But first, test your wits, skills and mental strength at Bishop Museum
POSTED: 1:30 a.m. HST, Nov 12, 2011
In the classic, century-old sci-fi tale, "A Princess of Mars" — being released as a big-budget movie in a few months — the hero, John Carter, escapes Apache Indians in the Old West by falling asleep in a cave, and then he simply wakes up on Mars.
Fiction is always easier than reality. Current estimates of a manned Mars mission postulate that the crew would spend more than three years in space, getting to Mars and getting back. It's not a walk around the block. When you enter the new "Facing Mars" exhibit at Bishop Museum's Castle Memorial Building, you are immediately confronted with a choice: "Would you go to Mars?" Judging by the numbers, three-fourths of Bishop Museum patrons are choosing "YES."
That is, they choose "YES" before knowing what they're in for. Just this week, six Russian cosmonauts emerged from the Mars500 isolation test after spending 520 days on an earthbound "spaceship." It was their second try. On the first, fistfights broke out.
Designed by the Ontario Science Center, "Facing Mars" has the stripped-down, shiny aluminum nuts-and-bolts aesthetic of toy Erector Sets. Don't be put off. The exhibit has plenty of hands-on materials to reinforce the interpretive message, which pretty much boils down to space travel isn't for wimps.
YOU HAVE to be limber to even try out some of these exhibits. Practically the first one requires that the patron lie down a platform to view a fly-by of the Martian valleys through goggles. The simulation is pieced together from Martian orbiter HIRISE images, and gives a fair idea of flying over the rugged landscape, except when the "aircraft" seems to be flying sideways.
There's an inflatable dome shelter that's seriously cool in a kind of retro, '60s sci-fi way, and right in the center is a tiny piece of shergottite, a piece of Mars that fell to Earth as a meteorite.
The big question of life on Mars is addressed by a discussion of primitive microbes, and the visuals are handled by a bubbling tank of primitive cyano-bacteria, which looks like a fish tank gone sour.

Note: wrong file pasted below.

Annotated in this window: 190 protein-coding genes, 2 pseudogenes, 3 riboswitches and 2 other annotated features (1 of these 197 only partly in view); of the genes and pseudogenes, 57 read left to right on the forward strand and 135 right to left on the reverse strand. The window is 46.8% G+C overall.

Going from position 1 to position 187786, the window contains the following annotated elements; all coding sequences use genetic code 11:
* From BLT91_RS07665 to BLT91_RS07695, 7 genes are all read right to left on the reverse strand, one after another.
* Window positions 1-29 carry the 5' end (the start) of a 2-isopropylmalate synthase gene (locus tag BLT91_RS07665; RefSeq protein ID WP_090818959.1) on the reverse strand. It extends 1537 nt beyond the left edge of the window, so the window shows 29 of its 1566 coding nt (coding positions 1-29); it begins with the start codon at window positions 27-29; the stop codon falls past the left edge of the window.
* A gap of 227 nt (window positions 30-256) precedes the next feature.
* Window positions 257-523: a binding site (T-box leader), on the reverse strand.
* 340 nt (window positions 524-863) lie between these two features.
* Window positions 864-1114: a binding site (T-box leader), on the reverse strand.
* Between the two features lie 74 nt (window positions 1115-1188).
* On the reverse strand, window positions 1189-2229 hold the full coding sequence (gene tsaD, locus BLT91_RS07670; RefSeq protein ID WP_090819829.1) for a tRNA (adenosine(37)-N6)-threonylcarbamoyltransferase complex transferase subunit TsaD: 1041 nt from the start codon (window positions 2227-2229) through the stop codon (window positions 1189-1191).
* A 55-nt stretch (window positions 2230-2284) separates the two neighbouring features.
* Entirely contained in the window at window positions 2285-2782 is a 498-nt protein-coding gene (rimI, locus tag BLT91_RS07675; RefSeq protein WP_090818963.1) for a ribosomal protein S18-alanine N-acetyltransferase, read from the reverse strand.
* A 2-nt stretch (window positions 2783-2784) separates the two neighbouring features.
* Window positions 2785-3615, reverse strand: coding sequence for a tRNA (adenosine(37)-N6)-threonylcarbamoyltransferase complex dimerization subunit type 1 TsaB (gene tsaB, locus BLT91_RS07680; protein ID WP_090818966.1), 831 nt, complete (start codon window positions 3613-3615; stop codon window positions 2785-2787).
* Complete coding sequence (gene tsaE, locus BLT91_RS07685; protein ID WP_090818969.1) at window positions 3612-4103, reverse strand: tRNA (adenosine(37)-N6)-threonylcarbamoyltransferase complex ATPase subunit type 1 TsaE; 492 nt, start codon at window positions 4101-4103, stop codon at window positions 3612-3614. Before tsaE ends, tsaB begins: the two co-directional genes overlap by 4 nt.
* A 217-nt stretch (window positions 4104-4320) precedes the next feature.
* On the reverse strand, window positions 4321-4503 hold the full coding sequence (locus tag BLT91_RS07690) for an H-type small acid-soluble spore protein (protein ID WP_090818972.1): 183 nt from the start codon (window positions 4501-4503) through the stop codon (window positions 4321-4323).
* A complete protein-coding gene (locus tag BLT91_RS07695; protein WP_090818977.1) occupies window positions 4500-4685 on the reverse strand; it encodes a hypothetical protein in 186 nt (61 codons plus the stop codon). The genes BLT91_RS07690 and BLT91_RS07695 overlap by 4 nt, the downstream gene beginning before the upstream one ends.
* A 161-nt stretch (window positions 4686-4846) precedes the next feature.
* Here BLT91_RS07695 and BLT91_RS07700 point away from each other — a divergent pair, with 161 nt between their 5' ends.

There are question-and-answer stations with Mars trivia and photos, a hydroponics garden under hideous purple grow lights and the spin-chair beloved by aerospace doctors to check your nausea threshold. There's also a game involving stop-motion animation that takes a few minutes to figure out. Some of the buttons don't work, but Bishop Museum has helpful docents standing by.
Several of the exhibits involved problem-solving, and they do so in a hands-on way. Visitors:
» Build a solar platform out of junk within a time limit.
» Two people in separate compartments follow technical commands.
» Attempt a kidney operation in weightless conditions while positioned on a lazy Susan (pretty difficult).
» Duck under a platform to attempt to blow sticky dust off a solar bubble, using video game-style controls.
One display explores the curious notion that it's hard to read facial expressions while upside down in zero gravity.
A fairly cool "Walking on Mars" strap-on rig reduces your body weight to the Martian level, which is 38 percent of Earth's gravity. You'll have to change your gait to get around.
On the way out, patrons are asked again whether they'd go to Mars. This time, only about half still want to go. Mars isn't for sissies.